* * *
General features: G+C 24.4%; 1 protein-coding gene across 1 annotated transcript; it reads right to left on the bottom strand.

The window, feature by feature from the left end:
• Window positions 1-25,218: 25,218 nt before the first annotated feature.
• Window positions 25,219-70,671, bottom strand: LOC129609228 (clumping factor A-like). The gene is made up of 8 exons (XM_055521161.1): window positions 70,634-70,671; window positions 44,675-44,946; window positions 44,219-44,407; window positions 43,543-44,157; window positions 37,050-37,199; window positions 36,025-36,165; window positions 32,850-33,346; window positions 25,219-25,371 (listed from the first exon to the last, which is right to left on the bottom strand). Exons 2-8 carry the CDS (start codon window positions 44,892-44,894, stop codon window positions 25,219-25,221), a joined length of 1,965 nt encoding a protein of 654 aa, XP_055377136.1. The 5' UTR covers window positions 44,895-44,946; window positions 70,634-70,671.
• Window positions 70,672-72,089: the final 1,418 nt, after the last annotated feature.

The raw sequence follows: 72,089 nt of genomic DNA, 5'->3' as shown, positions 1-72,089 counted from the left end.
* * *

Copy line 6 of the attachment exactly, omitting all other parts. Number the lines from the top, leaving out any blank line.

The raw sequence follows: 72,089 nt of genomic DNA, 5'->3' as shown, positions 1-72,089 counted from the left end.